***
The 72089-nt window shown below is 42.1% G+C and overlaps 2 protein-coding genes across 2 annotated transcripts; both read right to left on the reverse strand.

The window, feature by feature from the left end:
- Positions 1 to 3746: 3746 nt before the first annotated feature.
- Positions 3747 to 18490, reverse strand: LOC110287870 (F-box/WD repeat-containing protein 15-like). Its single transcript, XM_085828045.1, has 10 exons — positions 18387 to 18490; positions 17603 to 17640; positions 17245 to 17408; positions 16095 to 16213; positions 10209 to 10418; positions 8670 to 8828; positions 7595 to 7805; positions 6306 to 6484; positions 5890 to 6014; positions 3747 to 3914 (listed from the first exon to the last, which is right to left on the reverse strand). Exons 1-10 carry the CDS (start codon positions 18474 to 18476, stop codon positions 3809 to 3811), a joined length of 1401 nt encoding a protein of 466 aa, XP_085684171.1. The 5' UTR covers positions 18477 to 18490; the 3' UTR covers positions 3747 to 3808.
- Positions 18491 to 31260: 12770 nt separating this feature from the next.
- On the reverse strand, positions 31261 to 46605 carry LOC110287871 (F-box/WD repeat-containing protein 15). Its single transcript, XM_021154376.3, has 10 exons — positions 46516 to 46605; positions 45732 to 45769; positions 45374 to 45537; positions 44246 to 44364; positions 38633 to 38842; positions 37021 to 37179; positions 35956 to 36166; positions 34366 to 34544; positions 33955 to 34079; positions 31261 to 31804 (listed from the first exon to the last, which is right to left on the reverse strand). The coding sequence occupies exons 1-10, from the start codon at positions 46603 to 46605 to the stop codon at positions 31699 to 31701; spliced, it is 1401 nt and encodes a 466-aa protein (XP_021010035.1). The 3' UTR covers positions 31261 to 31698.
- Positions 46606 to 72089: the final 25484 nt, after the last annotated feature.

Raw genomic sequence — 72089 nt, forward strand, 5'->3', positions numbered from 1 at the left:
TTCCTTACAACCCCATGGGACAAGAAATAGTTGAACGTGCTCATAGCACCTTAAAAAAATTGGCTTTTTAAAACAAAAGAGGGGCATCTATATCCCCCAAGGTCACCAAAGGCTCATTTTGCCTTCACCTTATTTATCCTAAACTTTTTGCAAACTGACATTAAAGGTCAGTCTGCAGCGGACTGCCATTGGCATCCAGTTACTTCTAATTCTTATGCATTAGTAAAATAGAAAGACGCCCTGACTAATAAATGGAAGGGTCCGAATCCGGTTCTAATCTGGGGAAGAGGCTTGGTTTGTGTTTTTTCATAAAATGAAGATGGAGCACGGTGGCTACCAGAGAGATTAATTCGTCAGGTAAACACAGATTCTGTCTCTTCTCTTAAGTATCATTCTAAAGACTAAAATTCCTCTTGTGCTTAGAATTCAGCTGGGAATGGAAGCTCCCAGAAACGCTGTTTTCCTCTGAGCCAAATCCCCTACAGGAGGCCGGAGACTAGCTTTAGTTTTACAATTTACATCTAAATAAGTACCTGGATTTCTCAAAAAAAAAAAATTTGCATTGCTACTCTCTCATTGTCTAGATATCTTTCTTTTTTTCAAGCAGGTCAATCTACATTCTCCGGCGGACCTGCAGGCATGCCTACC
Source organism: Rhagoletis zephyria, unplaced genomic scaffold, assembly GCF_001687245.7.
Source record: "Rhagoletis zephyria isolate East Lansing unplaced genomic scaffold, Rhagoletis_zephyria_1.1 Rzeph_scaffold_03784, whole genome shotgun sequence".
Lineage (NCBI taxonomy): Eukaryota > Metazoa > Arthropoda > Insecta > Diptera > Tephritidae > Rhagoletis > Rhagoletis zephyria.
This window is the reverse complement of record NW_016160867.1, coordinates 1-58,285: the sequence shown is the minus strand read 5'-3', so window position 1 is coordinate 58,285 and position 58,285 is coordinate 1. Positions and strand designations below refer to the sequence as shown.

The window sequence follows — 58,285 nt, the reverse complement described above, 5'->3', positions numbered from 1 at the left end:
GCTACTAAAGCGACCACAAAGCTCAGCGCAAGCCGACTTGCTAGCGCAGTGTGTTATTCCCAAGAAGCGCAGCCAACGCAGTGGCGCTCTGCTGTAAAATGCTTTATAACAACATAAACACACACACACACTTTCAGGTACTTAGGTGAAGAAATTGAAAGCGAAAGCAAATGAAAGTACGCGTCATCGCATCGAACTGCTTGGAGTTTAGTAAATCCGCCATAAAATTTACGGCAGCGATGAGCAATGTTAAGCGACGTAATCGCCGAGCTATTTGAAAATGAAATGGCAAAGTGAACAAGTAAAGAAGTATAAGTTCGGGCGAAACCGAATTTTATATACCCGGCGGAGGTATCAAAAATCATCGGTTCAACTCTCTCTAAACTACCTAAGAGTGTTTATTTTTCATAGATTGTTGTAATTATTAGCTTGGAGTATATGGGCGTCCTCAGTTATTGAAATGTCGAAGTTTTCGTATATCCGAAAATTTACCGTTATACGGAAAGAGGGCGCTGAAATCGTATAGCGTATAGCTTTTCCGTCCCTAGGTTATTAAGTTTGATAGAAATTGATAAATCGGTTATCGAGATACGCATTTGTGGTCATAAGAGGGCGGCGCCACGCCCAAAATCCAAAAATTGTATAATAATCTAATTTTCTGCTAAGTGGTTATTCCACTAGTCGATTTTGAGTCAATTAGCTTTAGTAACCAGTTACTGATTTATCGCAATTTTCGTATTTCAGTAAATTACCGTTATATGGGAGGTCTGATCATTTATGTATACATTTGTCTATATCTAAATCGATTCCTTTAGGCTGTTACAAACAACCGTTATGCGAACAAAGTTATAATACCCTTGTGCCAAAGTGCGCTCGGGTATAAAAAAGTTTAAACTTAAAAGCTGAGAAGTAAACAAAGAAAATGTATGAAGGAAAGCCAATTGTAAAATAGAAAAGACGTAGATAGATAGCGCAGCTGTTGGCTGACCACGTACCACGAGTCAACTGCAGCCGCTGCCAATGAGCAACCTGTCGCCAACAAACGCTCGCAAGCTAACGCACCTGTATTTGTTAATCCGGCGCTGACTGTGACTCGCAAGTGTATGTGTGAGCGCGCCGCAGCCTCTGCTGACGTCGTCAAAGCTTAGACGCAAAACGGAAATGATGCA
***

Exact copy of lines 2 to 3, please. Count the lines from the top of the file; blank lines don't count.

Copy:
The window, feature by feature from the left end:
- Positions 1 to 3746: 3746 nt before the first annotated feature.